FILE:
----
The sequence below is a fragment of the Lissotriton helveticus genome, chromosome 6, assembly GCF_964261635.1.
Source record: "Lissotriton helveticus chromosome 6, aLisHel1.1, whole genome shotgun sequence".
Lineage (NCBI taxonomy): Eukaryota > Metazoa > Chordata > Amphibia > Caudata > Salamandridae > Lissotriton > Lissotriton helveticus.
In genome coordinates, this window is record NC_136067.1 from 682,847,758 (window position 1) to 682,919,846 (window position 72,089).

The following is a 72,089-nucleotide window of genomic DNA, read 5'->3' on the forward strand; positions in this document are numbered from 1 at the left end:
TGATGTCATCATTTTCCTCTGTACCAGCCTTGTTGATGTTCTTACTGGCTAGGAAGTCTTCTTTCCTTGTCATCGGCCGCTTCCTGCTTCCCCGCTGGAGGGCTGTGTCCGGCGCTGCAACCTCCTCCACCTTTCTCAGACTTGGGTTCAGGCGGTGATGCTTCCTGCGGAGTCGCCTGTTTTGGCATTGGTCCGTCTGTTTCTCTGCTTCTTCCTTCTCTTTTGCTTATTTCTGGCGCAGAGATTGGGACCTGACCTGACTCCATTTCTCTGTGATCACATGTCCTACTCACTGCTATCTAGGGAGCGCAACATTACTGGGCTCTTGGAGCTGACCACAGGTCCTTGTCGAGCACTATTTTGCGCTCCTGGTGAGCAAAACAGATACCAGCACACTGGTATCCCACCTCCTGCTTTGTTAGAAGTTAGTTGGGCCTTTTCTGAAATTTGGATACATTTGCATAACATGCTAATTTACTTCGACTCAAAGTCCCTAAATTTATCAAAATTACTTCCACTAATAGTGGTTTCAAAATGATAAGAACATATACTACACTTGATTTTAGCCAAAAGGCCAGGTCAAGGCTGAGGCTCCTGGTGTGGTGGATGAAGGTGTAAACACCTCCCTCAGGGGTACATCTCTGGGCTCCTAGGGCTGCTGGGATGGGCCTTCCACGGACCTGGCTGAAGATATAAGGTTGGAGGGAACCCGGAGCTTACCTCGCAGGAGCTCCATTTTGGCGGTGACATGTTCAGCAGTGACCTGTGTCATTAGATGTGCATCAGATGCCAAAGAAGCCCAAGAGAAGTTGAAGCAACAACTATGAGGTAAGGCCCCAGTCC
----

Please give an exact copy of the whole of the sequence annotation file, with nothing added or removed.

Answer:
The sequence below is a fragment of the Lissotriton helveticus genome, chromosome 6, assembly GCF_964261635.1.
Source record: "Lissotriton helveticus chromosome 6, aLisHel1.1, whole genome shotgun sequence".
Lineage (NCBI taxonomy): Eukaryota > Metazoa > Chordata > Amphibia > Caudata > Salamandridae > Lissotriton > Lissotriton helveticus.
In genome coordinates, this window is record NC_136067.1 from 682,847,758 (window position 1) to 682,919,846 (window position 72,089).

The following is a 72,089-nucleotide window of genomic DNA, read 5'->3' on the forward strand; positions in this document are numbered from 1 at the left end:
TGATGTCATCATTTTCCTCTGTACCAGCCTTGTTGATGTTCTTACTGGCTAGGAAGTCTTCTTTCCTTGTCATCGGCCGCTTCCTGCTTCCCCGCTGGAGGGCTGTGTCCGGCGCTGCAACCTCCTCCACCTTTCTCAGACTTGGGTTCAGGCGGTGATGCTTCCTGCGGAGTCGCCTGTTTTGGCATTGGTCCGTCTGTTTCTCTGCTTCTTCCTTCTCTTTTGCTTATTTCTGGCGCAGAGATTGGGACCTGACCTGACTCCATTTCTCTGTGATCACATGTCCTACTCACTGCTATCTAGGGAGCGCAACATTACTGGGCTCTTGGAGCTGACCACAGGTCCTTGTCGAGCACTATTTTGCGCTCCTGGTGAGCAAAACAGATACCAGCACACTGGTATCCCACCTCCTGCTTTGTTAGAAGTTAGTTGGGCCTTTTCTGAAATTTGGATACATTTGCATAACATGCTAATTTACTTCGACTCAAAGTCCCTAAATTTATCAAAATTACTTCCACTAATAGTGGTTTCAAAATGATAAGAACATATACTACACTTGATTTTAGCCAAAAGGCCAGGTCAAGGCTGAGGCTCCTGGTGTGGTGGATGAAGGTGTAAACACCTCCCTCAGGGGTACATCTCTGGGCTCCTAGGGCTGCTGGGATGGGCCTTCCACGGACCTGGCTGAAGATATAAGGTTGGAGGGAACCCGGAGCTTACCTCGCAGGAGCTCCATTTTGGCGGTGACATGTTCAGCAGTGACCTGTGTCATTAGATGTGCATCAGATGCCAAAGAAGCCCAAGAGAAGTTGAAGCAACAACTATGAGGTAAGGCCCCAGTCC